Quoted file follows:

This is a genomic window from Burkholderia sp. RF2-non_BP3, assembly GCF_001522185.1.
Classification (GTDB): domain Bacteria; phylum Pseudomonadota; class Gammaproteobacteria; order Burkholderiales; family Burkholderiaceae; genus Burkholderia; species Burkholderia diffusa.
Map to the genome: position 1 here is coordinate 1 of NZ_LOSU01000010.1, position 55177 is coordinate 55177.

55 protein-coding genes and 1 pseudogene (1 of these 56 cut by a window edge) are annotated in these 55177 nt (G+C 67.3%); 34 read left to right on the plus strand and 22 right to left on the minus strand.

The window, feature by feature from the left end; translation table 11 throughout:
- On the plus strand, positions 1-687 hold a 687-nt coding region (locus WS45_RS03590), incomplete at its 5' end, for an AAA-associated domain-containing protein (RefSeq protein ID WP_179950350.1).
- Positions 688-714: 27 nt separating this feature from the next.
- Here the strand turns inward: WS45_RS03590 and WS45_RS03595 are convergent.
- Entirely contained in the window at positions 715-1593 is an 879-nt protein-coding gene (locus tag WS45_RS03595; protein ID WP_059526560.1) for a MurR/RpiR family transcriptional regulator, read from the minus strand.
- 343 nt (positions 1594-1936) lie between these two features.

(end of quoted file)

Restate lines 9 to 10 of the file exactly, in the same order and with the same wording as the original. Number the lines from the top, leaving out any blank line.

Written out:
- Entirely contained in the window at positions 715-1593 is an 879-nt protein-coding gene (locus tag WS45_RS03595; protein ID WP_059526560.1) for a MurR/RpiR family transcriptional regulator, read from the minus strand.
- 343 nt (positions 1594-1936) lie between these two features.